For conservatives, the need to reduce taxation and curtail government spending are immutable truths. The national debt will surpass $20.5 trillion within the year. That averages out to $62,621 per person in the United States. When you remove those among us who do not pay taxes, the average skyrockets.
As Congress contemplates the adoption of a budget and a tax reduction bill, it is imperative that serious debt reduction strategies be considered. According to a key principle of Reaganomics, reduction of tax rates should lead to sustainable economic growth which should, in turn, result in more tax revenues despite the reduction in rates.
If we assume this axiom will hold true once again, should we, as a nation, continue to spend like we just won the biggest lottery ever? Or should we tighten the purse strings until our fiscal house is in order, i.e. with a balanced budget and a substantial reduction in the national debt?
The answer lies in the application of the concept of fiduciary duty. I submit that most of our elected officials have only a vague notion of what it means to be a fiduciary. While they understand that they are elected to represent “the people,” they may not have a solid understanding of the fiduciary principles that service to another entails.
The common law recognized long ago that those who hold authority to act on behalf of others should be held to higher standards of conduct. Corporate officers, directors, lawyers, trustees, agents who hold a power of attorney, guardians, conservators, and others are regarded a s “fiduciaries” who must adhere to the highest standards of care, loyalty and honesty. They are expected to act strictly in furtherance of the goals and welfare of the people they serve, not out of their own self-interest. Civil liability may be imposed on any fiduciary who does not adhere to these heightened standards of conduct.
So why not hold our elected officials to these fiduciary standards? Each official serves in the public trust. At the national level, Congress is in charge of a national budget that is in the vicinity of $4 trillion dollars annually. By virtue of the Sixteenth Amendment to the U.S. Constitution, Congress has been given the power to levy an income tax on the people to pay for all of the services that our national government decides to provide.
With the power to tax comes the fiduciary obligation to exercise the highest care possible to raise and utilize the people’s money (not the government’s money) wisely. An elected fiduciary should not take money from another unless it is absolutely necessary to do so for the common good. Similarly, an elected fiduciary should not spend another’s money without a strong national reason to do so. Application of a twisted form of Descarte’s logic – we tax, therefore we spend – must not apply.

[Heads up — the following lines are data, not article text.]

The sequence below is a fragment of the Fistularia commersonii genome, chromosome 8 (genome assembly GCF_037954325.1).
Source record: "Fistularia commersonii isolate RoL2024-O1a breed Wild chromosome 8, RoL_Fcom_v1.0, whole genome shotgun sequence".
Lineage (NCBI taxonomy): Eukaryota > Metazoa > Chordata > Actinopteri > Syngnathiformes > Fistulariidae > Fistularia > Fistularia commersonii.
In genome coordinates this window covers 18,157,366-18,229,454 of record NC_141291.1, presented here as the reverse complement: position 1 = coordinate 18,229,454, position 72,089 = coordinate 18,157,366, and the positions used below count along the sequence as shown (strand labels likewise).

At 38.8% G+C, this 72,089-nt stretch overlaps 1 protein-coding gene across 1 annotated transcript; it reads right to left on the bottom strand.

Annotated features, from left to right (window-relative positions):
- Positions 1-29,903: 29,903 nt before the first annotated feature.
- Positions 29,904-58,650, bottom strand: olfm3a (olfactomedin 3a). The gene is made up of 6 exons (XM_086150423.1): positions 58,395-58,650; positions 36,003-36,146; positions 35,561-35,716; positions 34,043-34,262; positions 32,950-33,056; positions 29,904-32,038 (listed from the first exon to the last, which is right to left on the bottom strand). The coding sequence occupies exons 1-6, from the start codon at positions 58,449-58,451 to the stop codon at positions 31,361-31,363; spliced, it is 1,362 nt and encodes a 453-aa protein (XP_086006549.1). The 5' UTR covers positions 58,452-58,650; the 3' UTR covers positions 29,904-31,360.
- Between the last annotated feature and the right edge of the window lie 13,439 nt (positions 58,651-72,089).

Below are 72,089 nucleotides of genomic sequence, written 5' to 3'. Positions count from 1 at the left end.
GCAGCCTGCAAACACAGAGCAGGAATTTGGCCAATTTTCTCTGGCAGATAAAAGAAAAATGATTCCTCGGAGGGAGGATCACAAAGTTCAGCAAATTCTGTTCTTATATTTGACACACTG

Fundamentally, what constitutes a national reason for taxation and spending must be defined by the enumerated powers of Congress in the U.S. Constitution; merely asserting there is some interstate commerce nexus should not suffice, as anything in this day and age has some tie to national commerce.
Our national debt and our ongoing budget crises are the byproduct of the failure of our elected fiduciaries to adhere to fiduciary principles. Today budgets only get passed when there is enough pork barrel projects to garner a majority vote. National interest succumbs to spreading the “wealth” of government largess around to make the electorate sufficiently happy to return their elected officials to office.
So what should a “good fiduciary” official or citizen do? In short, we should apply the following fiduciary tests for taxation and spending policies:
- Is the proposed spending, and the resulting taxation, in keeping with a specifically enumerated power in the U.S. Constitution?
- Is there a strong national interest that underlies the spending?
- How can Congress achieve the constitutionally-based, nationally oriented goals with the least expense to the taxpayers?
- Once the necessary tax levels have been established, how is the tax burden to be fairly distributed among the population?
It takes discipline to adhere to a principles-based approach to government spending and taxation. We expect such discipline in our family budgets and in our business plans. Perhaps it is time to reconsider giving the President the line item veto over budgets and to reconsider a balanced budget amendment to the U.S. Constitution. Until then, we must hold our elected officials accountable in the ballot box and through public opinion if they vote or propose to vote in a manner that jeopardizes the national interest and the fiduciary obligations they owe to all citizens.